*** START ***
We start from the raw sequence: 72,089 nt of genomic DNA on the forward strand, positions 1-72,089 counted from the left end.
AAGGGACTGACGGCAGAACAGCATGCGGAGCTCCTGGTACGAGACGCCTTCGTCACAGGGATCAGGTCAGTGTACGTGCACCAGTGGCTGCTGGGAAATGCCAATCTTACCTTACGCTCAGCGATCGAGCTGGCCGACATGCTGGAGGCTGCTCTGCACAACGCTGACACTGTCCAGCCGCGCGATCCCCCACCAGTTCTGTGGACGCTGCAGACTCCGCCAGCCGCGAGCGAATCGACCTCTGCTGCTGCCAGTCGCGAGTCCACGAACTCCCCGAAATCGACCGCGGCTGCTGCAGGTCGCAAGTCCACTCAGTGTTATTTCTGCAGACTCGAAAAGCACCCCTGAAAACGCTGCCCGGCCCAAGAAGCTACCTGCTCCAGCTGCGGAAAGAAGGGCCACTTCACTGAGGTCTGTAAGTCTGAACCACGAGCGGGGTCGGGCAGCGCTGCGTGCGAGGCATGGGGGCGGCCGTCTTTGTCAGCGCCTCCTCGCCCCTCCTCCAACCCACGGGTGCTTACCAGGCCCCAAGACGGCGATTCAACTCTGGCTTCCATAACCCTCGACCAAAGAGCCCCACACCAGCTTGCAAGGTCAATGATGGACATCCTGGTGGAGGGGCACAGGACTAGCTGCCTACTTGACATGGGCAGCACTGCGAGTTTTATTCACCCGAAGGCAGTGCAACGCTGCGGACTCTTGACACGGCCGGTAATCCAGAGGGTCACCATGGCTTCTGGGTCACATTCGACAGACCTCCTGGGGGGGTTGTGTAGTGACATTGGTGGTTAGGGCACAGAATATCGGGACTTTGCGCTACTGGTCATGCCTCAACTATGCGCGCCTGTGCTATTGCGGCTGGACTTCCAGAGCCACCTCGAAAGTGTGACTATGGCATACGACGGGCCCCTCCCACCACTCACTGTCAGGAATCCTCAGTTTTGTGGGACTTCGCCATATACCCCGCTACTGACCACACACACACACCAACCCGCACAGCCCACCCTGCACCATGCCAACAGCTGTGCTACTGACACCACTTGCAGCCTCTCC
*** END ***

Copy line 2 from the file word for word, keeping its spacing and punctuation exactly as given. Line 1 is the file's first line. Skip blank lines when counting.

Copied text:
AAGGGACTGACGGCAGAACAGCATGCGGAGCTCCTGGTACGAGACGCCTTCGTCACAGGGATCAGGTCAGTGTACGTGCACCAGTGGCTGCTGGGAAATGCCAATCTTACCTTACGCTCAGCGATCGAGCTGGCCGACATGCTGGAGGCTGCTCTGCACAACGCTGACACTGTCCAGCCGCGCGATCCCCCACCAGTTCTGTGGACGCTGCAGACTCCGCCAGCCGCGAGCGAATCGACCTCTGCTGCTGCCAGTCGCGAGTCCACGAACTCCCCGAAATCGACCGCGGCTGCTGCAGGTCGCAAGTCCACTCAGTGTTATTTCTGCAGACTCGAAAAGCACCCCTGAAAACGCTGCCCGGCCCAAGAAGCTACCTGCTCCAGCTGCGGAAAGAAGGGCCACTTCACTGAGGTCTGTAAGTCTGAACCACGAGCGGGGTCGGGCAGCGCTGCGTGCGAGGCATGGGGGCGGCCGTCTTTGTCAGCGCCTCCTCGCCCCTCCTCCAACCCACGGGTGCTTACCAGGCCCCAAGACGGCGATTCAACTCTGGCTTCCATAACCCTCGACCAAAGAGCCCCACACCAGCTTGCAAGGTCAATGATGGACATCCTGGTGGAGGGGCACAGGACTAGCTGCCTACTTGACATGGGCAGCACTGCGAGTTTTATTCACCCGAAGGCAGTGCAACGCTGCGGACTCTTGACACGGCCGGTAATCCAGAGGGTCACCATGGCTTCTGGGTCACATTCGACAGACCTCCTGGGGGGGTTGTGTAGTGACATTGGTGGTTAGGGCACAGAATATCGGGACTTTGCGCTACTGGTCATGCCTCAACTATGCGCGCCTGTGCTATTGCGGCTGGACTTCCAGAGCCACCTCGAAAGTGTGACTATGGCATACGACGGGCCCCTCCCACCACTCACTGTCAGGAATCCTCAGTTTTGTGGGACTTCGCCATATACCCCGCTACTGACCACACACACACACCAACCCGCACAGCCCACCCTGCACCATGCCAACAGCTGTGCTACTGACACCACTTGCAGCCTCTCC